The surety I have when writing about my parents is that there is always a moment when their lack of sound judgment takes centre stage.
Recently, I wrote about a mental patient who’d tried to get a friend of mine to follow him into the woods when we were kids. Later, the patient succeeded in using the same tactic to lure and kill someone.
When I mentioned this tale to my younger sister recently, she didn’t recall any of the story and decided to ask my dad about it. I’d like to go on record by saying I’m against fact checking. How much good can come out of other people mucking about in my memories? I mean, really!
My father remembered the incident of the murdering patient quite clearly although he disagreed with my recall on why mad Jack had been a guest of the hospital to begin with. I’d thought it was for murdering his parents but it was worse even than that. He'd had a penchant for capturing and torturing small animals and had gone so far (or was so far gone) that he’d joined The Kindness Club, an organization dedicated to teaching kids to be kind to animals, so he'd have easier access to his prey.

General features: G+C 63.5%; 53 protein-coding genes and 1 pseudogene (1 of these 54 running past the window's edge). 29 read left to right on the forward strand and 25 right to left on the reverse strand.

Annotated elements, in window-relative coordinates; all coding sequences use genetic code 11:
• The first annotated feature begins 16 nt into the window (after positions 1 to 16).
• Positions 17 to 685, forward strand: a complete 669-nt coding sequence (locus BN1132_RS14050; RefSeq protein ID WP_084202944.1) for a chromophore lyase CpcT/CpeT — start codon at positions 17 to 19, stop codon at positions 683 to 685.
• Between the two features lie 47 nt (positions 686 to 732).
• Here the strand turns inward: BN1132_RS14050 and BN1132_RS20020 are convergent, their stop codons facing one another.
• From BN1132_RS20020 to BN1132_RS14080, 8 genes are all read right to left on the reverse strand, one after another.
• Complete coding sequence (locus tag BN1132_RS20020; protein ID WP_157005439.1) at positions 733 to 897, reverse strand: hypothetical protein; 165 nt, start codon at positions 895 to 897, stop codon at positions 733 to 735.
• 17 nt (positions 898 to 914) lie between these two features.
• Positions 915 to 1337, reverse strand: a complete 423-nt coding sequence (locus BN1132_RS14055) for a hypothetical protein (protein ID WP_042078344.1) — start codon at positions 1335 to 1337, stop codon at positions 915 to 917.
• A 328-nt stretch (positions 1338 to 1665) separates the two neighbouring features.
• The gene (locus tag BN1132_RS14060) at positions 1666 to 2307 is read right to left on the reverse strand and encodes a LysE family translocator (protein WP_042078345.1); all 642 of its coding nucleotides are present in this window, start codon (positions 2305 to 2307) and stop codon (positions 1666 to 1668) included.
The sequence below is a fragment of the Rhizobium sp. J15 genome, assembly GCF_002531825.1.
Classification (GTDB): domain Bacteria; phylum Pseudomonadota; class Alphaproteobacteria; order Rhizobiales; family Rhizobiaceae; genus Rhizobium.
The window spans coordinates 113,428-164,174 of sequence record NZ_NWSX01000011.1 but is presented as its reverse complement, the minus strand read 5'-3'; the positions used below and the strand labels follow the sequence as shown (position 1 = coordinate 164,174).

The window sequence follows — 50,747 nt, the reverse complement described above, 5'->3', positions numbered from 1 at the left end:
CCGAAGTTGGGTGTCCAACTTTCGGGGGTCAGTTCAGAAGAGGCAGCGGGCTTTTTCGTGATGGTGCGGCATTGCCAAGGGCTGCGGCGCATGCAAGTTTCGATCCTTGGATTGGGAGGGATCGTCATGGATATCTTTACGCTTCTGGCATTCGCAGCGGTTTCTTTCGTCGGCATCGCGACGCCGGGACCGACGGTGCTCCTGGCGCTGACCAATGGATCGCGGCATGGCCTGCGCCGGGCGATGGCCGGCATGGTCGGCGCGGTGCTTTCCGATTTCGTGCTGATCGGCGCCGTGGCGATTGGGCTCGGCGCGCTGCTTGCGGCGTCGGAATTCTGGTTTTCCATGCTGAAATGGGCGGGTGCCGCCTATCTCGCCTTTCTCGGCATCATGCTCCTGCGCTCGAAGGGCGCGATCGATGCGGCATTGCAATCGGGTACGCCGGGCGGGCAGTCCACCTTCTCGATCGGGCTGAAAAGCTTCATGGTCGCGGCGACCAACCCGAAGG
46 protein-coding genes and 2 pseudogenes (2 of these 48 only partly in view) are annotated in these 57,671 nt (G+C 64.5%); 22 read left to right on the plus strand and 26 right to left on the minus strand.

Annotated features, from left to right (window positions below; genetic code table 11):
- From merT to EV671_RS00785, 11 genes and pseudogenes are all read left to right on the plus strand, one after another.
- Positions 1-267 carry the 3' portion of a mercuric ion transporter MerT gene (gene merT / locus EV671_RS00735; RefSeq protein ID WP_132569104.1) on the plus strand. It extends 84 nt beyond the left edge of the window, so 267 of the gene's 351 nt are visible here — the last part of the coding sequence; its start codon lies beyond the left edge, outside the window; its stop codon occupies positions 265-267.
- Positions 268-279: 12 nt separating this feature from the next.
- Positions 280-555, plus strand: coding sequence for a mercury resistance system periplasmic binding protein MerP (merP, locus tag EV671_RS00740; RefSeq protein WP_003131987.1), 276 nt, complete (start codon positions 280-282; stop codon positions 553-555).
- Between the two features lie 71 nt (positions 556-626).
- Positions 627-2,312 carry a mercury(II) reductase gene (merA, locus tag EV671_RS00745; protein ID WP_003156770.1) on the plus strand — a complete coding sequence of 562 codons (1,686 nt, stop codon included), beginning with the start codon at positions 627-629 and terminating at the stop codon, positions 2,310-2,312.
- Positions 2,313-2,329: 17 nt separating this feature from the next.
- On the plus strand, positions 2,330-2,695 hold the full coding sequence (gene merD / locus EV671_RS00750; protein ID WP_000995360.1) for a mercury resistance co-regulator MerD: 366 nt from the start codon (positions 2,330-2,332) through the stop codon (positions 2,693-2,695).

My sister said it was lucky I’d been there to point out to my friend that following a mental patient into the woods wasn’t the best life decision. My dad agreed but added ‘he was always doing that because he liked boys’. My mother then piped up nonchalantly about my friend saying ‘he was a good sized kid, he probably could’ve taken care of himself anyway’.
My sister was aghast and wondered why this nut had been allowed to hang around the buffet grounds of the hospital at all and my father didn’t know why either.
Over the years, my mother has proudly declared that all of her children graduated high school and none of them ended up in jail. More than ever, I’m convinced that my folks had nothing at all to do with the way things turned out.